USU events are still mostly virtual in the age of COVID-19

Utah State University's Old Main at night.

LOGAN —When COVID-19 hit Cache Valley and Utah State University, Sami Ahmed knew things would have to change, but he wanted to make sure he, the Utah State University Student Association President, and other members of the university student association could continue providing some sort of relief and fun for students experiencing unprecedented levels of stress and anxiety.

“Initially, the goal was to have events for students no matter what,” Ahmed said. “That decision was not an easy one because there are always two camps to making a decision.”

Still, Ahmed knew students needed something to look forward to, no matter what that may have been able to look like.

Many events have transitioned to a virtual format, often held over Zoom so students can still interact with one another.

The idea is to get as many people as possible virtually,” Ahmed said. “It’s not the same, the biggest part is having your friends there and having people enjoying the same event and it’s hard to replicate that feeling.”

While many events have been virtual or followed a virtual/in-person hybrid format, the university has held others completely in-person but outside or in small groups.

“I think from a student perspective, it shows that the university is still trying to make sure this is the best experience they can possibly provide under the constraints they have to live with,” Ahmed said. “In a way, it takes away from the reality of what COVID has been, which was just doing nothing at all.”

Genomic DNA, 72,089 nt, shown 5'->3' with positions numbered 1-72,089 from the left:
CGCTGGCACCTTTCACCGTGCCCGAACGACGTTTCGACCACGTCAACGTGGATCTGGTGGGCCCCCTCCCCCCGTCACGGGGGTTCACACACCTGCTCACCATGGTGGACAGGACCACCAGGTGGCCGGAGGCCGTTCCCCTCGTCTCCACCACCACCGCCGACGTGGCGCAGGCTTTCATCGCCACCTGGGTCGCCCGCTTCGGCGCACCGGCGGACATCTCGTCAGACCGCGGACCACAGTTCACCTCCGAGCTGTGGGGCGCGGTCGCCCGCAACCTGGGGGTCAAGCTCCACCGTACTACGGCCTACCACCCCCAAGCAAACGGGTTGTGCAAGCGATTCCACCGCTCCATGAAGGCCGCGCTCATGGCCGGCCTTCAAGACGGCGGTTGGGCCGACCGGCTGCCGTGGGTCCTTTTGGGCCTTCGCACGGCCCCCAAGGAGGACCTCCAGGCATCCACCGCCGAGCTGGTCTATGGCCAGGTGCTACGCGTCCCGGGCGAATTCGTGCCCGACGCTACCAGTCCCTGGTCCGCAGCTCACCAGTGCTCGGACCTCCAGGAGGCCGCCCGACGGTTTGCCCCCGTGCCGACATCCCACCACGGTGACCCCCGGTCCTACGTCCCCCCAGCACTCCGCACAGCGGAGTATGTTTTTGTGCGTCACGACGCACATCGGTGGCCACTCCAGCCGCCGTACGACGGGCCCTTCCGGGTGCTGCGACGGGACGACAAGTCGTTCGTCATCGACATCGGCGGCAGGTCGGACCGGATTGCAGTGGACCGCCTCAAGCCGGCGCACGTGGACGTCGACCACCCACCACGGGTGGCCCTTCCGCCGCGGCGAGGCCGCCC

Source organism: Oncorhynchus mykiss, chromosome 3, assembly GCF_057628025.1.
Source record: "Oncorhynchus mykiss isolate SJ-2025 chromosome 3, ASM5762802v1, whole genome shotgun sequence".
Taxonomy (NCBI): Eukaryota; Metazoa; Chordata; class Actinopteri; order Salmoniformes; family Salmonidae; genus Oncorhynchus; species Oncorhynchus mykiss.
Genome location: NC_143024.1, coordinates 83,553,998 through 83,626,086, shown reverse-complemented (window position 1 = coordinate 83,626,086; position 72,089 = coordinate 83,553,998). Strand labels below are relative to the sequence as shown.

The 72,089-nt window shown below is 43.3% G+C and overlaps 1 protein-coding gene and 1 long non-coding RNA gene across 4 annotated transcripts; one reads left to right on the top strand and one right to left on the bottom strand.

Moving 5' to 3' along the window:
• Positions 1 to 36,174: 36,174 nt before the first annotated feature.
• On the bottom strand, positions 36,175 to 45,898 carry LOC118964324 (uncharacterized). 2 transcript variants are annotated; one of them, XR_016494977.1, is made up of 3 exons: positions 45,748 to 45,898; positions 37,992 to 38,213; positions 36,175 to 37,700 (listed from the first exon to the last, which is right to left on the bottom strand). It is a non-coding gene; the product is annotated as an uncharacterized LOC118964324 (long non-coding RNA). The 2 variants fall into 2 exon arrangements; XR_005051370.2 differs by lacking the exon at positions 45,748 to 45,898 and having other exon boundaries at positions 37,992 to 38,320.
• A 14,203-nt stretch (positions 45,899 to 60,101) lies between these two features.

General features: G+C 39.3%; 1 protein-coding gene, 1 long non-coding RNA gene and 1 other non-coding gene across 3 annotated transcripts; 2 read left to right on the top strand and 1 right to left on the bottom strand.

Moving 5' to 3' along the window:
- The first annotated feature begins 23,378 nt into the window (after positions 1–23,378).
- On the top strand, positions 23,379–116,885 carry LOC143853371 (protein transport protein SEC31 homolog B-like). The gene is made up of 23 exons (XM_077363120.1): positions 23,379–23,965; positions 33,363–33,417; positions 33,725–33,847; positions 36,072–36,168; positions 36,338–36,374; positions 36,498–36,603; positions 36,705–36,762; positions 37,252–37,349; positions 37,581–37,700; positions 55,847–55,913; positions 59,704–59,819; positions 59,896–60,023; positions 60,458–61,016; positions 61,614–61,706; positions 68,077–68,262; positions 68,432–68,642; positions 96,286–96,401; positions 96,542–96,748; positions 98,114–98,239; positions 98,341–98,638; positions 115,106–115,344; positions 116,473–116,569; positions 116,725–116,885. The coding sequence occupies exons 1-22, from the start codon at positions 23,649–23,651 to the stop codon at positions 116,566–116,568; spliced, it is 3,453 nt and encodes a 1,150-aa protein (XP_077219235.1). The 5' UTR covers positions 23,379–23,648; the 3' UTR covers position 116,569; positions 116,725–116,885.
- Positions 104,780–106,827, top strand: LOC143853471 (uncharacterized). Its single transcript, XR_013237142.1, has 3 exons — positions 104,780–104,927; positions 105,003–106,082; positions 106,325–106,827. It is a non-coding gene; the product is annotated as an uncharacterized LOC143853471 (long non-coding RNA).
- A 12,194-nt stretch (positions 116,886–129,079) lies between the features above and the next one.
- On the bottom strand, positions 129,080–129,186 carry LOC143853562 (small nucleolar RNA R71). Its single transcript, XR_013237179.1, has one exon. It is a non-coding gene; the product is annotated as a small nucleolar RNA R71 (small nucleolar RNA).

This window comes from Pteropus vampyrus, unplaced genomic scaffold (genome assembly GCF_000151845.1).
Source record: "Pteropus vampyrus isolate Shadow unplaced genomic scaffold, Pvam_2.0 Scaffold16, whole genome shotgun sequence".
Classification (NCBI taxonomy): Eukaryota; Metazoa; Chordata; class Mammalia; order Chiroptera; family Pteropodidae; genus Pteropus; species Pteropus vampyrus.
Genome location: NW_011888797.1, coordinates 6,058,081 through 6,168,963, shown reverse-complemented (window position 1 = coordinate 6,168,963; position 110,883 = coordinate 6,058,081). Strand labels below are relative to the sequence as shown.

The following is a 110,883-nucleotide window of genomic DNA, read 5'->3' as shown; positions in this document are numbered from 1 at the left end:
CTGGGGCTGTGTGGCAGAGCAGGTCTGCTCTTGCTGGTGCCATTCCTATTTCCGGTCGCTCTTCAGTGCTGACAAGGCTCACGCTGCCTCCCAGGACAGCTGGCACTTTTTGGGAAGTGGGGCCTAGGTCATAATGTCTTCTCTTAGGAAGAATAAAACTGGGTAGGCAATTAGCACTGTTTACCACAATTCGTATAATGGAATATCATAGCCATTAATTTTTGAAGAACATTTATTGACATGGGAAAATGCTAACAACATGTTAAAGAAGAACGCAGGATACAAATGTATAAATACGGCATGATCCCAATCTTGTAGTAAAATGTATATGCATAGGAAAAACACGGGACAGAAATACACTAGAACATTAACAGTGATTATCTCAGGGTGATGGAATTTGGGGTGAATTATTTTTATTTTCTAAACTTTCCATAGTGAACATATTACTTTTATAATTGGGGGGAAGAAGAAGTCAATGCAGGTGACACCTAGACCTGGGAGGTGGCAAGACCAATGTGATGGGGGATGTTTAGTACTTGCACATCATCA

Other events have transitioned to a completely virtual format, but some students said that has been difficult for students who have had to transition nearly every aspect of their lives to a virtual format.

“We’ve had to try and make a lot of things virtual, which has been difficult because everyone is on Zoom all day long so at the end of the day it’s hard to encourage students to hop on yet another Zoom call,” said Claire Weaver, the USU Student Alumni Association alumni engagement executive. “But it’s what we have to do because having events in-person is just way too much of a risk for both the students and for the alumni.”

Weaver said many alumni and their employers have also adjusted to holding events in a virtual format, so they have not had too much trouble networking with students through Zoom or phone conversations.

I haven’t heard anything negative so far,” Weaver said. “The student events office has done a good job at making events still happen for students and just doing it in a more careful manner.”

Olivia Hoge, USU College of Humanities and Social Sciences student senator, said her events, which would normally include in-person networking and meeting with professors and administrators, has transitioned to both virtual, outdoor and grab-and-go events in which students are invited for ice cream but must consume it outside of the event space.

We have students who can’t even go to class for social interaction,” Hoge said. “With CHaSS week coming up, we will have a few events in person following COVID guidelines, etc. so that students, especially freshmen, can get a taste of social life and see what USU is about. Many students just need something to look forward to, and these events give them that.”

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